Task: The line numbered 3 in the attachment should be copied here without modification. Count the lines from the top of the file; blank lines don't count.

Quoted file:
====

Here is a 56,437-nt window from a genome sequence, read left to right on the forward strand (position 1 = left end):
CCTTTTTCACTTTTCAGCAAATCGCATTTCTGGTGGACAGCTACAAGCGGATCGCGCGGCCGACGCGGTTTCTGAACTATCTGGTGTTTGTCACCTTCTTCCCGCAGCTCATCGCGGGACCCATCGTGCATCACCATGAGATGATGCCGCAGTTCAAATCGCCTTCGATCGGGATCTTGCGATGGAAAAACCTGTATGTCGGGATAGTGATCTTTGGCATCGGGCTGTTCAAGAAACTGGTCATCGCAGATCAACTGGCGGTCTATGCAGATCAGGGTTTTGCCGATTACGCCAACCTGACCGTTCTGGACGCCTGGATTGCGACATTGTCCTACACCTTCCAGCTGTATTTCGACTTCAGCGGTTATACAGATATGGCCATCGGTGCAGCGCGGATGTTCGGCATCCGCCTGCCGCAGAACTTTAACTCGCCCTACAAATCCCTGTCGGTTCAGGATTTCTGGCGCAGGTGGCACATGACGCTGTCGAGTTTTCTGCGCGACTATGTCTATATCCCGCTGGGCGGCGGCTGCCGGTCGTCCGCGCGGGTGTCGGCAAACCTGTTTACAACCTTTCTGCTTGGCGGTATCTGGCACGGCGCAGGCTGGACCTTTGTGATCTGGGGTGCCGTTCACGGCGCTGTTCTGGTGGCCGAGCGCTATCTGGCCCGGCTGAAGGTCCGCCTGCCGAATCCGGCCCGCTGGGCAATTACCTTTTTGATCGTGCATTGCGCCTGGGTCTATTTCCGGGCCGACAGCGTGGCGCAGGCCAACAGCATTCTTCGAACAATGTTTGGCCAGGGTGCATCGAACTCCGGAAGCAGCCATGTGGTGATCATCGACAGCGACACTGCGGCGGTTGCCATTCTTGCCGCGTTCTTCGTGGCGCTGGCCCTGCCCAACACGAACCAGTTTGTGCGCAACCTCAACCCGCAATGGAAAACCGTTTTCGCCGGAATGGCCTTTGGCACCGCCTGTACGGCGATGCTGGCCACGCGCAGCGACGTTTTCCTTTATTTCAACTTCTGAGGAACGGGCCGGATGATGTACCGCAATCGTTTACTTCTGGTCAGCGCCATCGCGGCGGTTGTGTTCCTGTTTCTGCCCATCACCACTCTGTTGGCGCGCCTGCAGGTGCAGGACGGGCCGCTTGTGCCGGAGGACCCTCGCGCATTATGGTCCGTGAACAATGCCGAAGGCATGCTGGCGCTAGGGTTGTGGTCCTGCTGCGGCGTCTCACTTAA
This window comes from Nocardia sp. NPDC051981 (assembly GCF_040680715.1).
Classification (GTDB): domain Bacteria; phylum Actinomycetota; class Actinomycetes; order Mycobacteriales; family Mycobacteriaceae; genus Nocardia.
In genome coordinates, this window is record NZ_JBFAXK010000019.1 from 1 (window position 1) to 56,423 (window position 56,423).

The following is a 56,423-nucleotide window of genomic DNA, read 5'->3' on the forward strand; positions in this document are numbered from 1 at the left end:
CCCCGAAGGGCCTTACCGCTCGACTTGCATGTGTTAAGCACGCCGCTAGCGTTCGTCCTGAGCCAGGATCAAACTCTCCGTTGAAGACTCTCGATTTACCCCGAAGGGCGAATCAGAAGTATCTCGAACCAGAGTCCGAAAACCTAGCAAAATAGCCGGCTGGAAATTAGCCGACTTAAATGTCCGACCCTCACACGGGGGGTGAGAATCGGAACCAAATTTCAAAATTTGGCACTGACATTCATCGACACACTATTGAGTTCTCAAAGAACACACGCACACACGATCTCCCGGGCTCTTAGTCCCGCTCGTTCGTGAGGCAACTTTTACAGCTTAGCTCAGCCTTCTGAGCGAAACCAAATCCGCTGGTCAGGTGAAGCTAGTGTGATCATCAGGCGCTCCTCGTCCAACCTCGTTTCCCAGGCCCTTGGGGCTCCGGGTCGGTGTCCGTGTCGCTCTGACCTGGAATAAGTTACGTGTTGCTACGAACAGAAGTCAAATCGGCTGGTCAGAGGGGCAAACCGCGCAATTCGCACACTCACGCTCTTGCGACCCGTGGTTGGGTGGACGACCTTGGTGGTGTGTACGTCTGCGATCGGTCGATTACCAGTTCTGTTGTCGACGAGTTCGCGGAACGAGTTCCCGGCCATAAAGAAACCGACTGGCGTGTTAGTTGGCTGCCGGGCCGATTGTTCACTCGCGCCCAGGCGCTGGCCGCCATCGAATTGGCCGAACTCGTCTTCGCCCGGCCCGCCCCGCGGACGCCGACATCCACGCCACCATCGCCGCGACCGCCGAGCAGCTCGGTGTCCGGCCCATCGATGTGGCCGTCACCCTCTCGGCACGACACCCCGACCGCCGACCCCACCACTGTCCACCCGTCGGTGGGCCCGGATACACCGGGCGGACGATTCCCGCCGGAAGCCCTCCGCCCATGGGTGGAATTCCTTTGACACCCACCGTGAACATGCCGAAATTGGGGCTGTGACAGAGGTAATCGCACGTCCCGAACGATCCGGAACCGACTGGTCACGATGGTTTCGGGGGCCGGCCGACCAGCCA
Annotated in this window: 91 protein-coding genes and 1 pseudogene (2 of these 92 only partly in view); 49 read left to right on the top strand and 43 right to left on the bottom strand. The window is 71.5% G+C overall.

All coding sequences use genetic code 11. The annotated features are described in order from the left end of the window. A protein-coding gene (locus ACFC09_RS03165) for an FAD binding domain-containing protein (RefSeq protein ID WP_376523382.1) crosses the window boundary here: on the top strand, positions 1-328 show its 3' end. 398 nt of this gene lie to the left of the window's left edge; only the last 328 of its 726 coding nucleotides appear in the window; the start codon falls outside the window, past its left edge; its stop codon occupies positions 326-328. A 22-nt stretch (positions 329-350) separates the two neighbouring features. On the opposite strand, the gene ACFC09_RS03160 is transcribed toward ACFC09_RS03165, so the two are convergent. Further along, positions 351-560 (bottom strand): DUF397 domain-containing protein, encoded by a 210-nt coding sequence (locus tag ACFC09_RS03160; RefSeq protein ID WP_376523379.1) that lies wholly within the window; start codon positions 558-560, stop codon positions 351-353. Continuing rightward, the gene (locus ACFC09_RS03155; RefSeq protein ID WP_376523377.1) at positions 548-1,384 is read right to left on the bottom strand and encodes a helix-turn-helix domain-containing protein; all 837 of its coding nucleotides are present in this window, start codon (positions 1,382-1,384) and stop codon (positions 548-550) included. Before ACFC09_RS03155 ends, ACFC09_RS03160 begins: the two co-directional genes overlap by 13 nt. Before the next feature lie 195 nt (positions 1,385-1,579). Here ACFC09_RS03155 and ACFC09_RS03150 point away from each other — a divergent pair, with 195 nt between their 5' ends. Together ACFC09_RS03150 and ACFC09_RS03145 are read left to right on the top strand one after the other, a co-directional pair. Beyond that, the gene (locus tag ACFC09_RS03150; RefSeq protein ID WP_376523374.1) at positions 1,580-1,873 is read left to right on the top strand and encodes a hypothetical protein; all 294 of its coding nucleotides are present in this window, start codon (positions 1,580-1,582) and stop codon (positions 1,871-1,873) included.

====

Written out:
This window comes from Nocardia sp. NPDC051981 (assembly GCF_040680715.1).